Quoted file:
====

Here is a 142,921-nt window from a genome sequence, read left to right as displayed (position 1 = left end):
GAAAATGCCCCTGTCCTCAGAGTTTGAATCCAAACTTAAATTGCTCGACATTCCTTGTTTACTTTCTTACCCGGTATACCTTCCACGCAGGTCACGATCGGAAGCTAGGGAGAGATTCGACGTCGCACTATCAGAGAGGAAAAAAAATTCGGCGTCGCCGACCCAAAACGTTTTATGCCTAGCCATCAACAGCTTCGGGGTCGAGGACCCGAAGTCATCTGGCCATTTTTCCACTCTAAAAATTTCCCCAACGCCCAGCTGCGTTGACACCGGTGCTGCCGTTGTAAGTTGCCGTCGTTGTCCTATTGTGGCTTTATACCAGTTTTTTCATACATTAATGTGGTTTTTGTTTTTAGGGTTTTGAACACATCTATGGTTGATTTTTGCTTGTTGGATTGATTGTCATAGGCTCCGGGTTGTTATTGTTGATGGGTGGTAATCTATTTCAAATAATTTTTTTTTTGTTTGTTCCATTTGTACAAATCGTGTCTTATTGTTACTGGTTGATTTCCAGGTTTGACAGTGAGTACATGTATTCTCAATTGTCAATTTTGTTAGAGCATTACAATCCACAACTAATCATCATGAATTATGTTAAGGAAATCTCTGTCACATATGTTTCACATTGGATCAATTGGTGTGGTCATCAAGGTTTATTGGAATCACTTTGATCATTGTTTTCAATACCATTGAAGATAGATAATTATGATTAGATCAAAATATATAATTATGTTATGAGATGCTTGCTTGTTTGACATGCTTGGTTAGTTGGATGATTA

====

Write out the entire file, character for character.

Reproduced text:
Here is a 142,921-nt window from a genome sequence, read left to right as displayed (position 1 = left end):
GAAAATGCCCCTGTCCTCAGAGTTTGAATCCAAACTTAAATTGCTCGACATTCCTTGTTTACTTTCTTACCCGGTATACCTTCCACGCAGGTCACGATCGGAAGCTAGGGAGAGATTCGACGTCGCACTATCAGAGAGGAAAAAAAATTCGGCGTCGCCGACCCAAAACGTTTTATGCCTAGCCATCAACAGCTTCGGGGTCGAGGACCCGAAGTCATCTGGCCATTTTTCCACTCTAAAAATTTCCCCAACGCCCAGCTGCGTTGACACCGGTGCTGCCGTTGTAAGTTGCCGTCGTTGTCCTATTGTGGCTTTATACCAGTTTTTTCATACATTAATGTGGTTTTTGTTTTTAGGGTTTTGAACACATCTATGGTTGATTTTTGCTTGTTGGATTGATTGTCATAGGCTCCGGGTTGTTATTGTTGATGGGTGGTAATCTATTTCAAATAATTTTTTTTTTGTTTGTTCCATTTGTACAAATCGTGTCTTATTGTTACTGGTTGATTTCCAGGTTTGACAGTGAGTACATGTATTCTCAATTGTCAATTTTGTTAGAGCATTACAATCCACAACTAATCATCATGAATTATGTTAAGGAAATCTCTGTCACATATGTTTCACATTGGATCAATTGGTGTGGTCATCAAGGTTTATTGGAATCACTTTGATCATTGTTTTCAATACCATTGAAGATAGATAATTATGATTAGATCAAAATATATAATTATGTTATGAGATGCTTGCTTGTTTGACATGCTTGGTTAGTTGGATGATTA